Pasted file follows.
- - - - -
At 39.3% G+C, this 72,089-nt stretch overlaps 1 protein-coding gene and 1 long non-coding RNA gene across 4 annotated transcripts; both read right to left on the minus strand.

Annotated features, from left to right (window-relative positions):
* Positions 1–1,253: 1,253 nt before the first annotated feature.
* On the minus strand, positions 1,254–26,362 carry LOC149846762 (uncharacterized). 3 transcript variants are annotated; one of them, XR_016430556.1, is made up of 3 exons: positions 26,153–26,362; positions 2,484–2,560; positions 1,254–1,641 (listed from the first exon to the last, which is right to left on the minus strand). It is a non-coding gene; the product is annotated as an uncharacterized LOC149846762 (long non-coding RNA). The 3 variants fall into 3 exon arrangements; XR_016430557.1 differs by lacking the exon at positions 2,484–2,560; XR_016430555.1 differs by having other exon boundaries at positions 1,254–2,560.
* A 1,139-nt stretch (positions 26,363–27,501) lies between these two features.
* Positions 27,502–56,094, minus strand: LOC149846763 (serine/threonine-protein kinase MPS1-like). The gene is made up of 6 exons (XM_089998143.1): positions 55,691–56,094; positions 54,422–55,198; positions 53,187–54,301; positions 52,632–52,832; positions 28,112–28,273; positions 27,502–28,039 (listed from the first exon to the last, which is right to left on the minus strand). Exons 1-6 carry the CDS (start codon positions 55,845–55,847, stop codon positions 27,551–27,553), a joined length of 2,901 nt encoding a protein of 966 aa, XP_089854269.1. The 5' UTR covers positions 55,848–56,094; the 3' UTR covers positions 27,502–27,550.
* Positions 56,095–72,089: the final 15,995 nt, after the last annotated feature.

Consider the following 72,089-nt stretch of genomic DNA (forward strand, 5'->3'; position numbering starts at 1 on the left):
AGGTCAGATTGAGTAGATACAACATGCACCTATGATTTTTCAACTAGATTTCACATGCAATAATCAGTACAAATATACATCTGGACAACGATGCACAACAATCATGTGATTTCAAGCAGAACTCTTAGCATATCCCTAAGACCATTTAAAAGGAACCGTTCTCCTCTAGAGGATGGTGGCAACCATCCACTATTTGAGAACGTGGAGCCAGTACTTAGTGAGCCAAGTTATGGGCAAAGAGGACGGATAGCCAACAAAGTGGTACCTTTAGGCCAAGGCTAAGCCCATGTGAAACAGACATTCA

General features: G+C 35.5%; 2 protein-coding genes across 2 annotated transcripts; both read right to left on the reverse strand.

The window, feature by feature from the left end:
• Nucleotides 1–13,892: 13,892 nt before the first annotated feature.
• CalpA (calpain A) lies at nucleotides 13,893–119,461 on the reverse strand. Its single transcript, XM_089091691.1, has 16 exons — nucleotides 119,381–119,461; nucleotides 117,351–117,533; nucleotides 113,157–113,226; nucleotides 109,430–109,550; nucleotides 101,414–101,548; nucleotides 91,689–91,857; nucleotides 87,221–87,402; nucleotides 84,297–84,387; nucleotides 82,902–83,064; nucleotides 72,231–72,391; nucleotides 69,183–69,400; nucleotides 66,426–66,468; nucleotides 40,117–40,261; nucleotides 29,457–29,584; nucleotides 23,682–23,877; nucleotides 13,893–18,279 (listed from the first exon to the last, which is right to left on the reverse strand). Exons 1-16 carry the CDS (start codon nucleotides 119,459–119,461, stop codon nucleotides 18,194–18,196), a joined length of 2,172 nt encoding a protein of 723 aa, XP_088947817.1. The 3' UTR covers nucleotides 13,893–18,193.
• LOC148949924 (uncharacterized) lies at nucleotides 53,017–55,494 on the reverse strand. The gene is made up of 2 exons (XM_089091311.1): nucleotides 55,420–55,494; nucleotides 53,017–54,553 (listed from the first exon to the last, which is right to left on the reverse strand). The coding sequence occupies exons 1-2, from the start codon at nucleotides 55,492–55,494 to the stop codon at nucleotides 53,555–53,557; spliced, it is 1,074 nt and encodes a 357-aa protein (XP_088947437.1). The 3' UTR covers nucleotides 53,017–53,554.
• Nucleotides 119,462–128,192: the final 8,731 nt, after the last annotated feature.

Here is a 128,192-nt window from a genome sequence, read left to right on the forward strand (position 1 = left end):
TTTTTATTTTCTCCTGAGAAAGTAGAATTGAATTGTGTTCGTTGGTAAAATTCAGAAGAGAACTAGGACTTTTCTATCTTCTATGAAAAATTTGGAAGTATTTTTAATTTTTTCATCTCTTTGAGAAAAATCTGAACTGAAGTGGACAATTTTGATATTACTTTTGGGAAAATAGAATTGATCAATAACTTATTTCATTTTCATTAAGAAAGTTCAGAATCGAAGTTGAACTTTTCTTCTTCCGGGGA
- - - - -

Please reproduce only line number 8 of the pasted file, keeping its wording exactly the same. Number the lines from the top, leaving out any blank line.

Consider the following 72,089-nt stretch of genomic DNA (forward strand, 5'->3'; position numbering starts at 1 on the left):